Sean, as a former chemist, I would recommed you contact a foam company. You could try Foamex. You want a company that makes it, not who fabricates it.
Try to bypass as many of the company's "suits" as possible. Ultimately, you want to get in contact with either an R & D, or a formulations chemist(very often, one and the same). They almost never get calls from the "real world", but are ecstatic when it happens. And, they are basically the only people in the company who have ANY knowledge of the product. How to make it, how to break it, how to make it last longer.
Just try to get past the receptionist, and have her route you in the right direction. If all else fails, just start dialing company extensions, and explain what you want. You are looking to talk to a foam chemist.
From my perspective, I would think the ultimate goal would be to find out what high boiling solvent is used in this type of formulation. You probably have polyether or polyurethane foam. The person on the other would know better than I. They would also let you know what should be applied.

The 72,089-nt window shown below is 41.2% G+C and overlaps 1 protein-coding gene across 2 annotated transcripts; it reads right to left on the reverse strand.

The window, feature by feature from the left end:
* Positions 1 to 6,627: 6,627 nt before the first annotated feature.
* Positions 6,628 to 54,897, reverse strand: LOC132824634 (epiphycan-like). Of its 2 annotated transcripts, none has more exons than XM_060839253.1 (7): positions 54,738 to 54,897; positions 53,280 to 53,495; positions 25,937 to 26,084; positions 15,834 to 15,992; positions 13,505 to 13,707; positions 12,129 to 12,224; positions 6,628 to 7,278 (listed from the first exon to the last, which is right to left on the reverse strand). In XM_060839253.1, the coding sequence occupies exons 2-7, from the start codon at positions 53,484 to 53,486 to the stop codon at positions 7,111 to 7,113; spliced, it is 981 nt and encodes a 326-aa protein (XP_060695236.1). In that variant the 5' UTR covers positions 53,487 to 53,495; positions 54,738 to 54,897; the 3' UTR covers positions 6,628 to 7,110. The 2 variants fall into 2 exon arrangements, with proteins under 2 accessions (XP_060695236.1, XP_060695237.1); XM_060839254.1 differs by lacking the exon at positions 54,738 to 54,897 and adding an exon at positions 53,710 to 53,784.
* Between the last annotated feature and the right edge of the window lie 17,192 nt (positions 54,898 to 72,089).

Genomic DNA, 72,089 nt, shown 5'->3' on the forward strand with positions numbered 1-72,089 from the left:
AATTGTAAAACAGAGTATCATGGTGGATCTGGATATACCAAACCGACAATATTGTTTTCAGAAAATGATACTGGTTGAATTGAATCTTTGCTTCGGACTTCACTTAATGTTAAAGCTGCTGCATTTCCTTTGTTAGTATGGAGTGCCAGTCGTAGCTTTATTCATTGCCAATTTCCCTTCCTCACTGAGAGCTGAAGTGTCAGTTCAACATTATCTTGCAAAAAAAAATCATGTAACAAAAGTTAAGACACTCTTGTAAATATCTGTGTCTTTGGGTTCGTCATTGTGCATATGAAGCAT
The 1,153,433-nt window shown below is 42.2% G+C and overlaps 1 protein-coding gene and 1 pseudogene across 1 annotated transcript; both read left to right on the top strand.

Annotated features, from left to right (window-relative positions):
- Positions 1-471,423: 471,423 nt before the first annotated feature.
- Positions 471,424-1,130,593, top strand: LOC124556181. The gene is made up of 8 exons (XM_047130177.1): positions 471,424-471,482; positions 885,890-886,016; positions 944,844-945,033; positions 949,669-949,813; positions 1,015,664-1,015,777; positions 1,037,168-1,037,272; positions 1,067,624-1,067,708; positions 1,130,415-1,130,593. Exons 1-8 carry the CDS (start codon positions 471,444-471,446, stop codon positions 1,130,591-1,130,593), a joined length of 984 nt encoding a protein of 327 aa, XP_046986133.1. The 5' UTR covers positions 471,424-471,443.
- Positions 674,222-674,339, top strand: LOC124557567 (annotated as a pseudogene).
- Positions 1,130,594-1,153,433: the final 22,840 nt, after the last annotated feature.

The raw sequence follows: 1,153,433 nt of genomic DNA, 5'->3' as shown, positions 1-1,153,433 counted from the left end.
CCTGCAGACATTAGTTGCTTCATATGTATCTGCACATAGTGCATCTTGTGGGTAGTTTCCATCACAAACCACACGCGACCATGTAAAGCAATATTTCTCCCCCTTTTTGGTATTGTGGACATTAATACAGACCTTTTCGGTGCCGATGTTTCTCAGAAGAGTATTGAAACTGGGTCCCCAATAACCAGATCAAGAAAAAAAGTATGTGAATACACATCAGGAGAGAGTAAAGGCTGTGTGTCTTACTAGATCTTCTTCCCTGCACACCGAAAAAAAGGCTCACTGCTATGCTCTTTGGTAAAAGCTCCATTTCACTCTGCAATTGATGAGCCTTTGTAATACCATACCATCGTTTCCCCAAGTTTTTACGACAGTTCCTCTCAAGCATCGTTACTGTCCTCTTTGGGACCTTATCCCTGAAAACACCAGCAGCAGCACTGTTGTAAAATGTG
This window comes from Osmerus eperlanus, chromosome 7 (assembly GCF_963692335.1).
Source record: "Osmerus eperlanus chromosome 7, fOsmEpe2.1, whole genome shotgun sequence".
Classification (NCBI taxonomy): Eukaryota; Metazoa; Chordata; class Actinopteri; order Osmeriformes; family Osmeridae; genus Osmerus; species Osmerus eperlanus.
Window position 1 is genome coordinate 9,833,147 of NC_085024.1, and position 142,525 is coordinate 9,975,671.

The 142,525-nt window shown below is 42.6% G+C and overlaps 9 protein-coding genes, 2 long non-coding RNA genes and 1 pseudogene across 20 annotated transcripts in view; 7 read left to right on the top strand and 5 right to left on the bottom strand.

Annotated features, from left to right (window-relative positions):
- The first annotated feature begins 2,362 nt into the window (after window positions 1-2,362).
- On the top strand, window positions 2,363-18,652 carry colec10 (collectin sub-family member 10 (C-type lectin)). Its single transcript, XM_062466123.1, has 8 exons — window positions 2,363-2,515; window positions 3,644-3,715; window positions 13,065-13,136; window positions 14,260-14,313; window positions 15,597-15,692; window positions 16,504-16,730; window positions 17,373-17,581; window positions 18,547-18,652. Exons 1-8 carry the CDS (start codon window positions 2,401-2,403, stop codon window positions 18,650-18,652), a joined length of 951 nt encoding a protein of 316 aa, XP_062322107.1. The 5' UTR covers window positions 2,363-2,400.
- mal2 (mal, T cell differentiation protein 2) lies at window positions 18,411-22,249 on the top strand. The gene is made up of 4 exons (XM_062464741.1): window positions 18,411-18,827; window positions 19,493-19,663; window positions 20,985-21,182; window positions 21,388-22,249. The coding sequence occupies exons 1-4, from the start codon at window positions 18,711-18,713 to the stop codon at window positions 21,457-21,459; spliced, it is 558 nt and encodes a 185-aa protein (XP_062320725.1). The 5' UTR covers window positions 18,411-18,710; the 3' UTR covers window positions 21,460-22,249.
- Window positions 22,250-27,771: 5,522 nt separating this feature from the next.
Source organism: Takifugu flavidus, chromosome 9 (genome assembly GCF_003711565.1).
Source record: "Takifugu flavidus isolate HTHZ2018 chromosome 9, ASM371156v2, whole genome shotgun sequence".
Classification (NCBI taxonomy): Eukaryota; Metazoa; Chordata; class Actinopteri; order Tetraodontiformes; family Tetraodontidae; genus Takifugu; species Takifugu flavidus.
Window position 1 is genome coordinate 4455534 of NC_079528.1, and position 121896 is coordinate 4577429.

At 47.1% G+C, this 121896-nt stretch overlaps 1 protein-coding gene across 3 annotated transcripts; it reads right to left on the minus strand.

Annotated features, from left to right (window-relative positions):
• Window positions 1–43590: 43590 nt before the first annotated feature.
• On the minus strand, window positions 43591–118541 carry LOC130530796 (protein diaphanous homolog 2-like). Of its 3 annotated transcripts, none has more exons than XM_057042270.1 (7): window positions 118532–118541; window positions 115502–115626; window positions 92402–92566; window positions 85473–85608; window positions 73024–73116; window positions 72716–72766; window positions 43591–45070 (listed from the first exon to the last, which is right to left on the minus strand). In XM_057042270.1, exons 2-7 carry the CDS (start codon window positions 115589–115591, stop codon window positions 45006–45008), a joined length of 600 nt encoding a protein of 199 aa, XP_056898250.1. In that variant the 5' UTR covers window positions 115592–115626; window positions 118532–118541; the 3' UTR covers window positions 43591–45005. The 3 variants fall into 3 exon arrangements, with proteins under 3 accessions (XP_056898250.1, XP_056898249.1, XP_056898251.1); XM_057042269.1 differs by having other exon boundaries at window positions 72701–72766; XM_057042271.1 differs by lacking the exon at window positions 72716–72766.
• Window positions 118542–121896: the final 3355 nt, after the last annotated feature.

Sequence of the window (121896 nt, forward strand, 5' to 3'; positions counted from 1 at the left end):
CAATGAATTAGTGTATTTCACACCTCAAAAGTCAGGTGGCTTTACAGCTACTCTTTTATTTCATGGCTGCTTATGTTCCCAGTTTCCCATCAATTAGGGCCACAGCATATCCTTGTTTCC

Normally, you would want the same high boiling solvent as was used as the foam's plasticizer. A plasticizer is a high boiling solvent that keeps a polymer(the foam in this case), soft, pliable, flexible, sticky, etc. Otherwise, it would hard, brittle, and fall apart. The extremely high boiling point of the plasticizer ensures that the polymer keeps itself in good condition over the course of years.
However, it is a liquid. And, does evaporate, however slow. Eventually, it dissipates to the point where the polymer may crack(as in light fixtures), deteriorate, or just fall apart. Obviously, the extreme heat in a car interior makes this happen faster.
The general rule of thumb is that for every rise in temperature of 10 degrees Centigrade, reaction rate doubles. So, take it from there.
Plasticizers are usually phthalate(pronounced thal - ate) based compounds. For example, dibutyl phthalate, butyl benzyl phthalate, texanol benzyl phthalate, etc.
You also should add a bit of UV protection. UV does A LOT of damage.
Sorry to ramble on...
Anyway, be friendly to the guy. Don't BS him. Make him understand really quickly that you are not a salesman trying to have him try something. Ask for his honest advice. And, if you find good result, ask him to provide you with a 1 or 2 ounce jar of what he recommends. In my case, I would definitely provide it for someone in your situation. Just be sure to explain that you are a mature adult, and will not use the product in a means that will get yourself, or more importantly, him, in any kind of trouble.
If he is of help for the compound, but not in providing it, let me know. I can point you in another direction.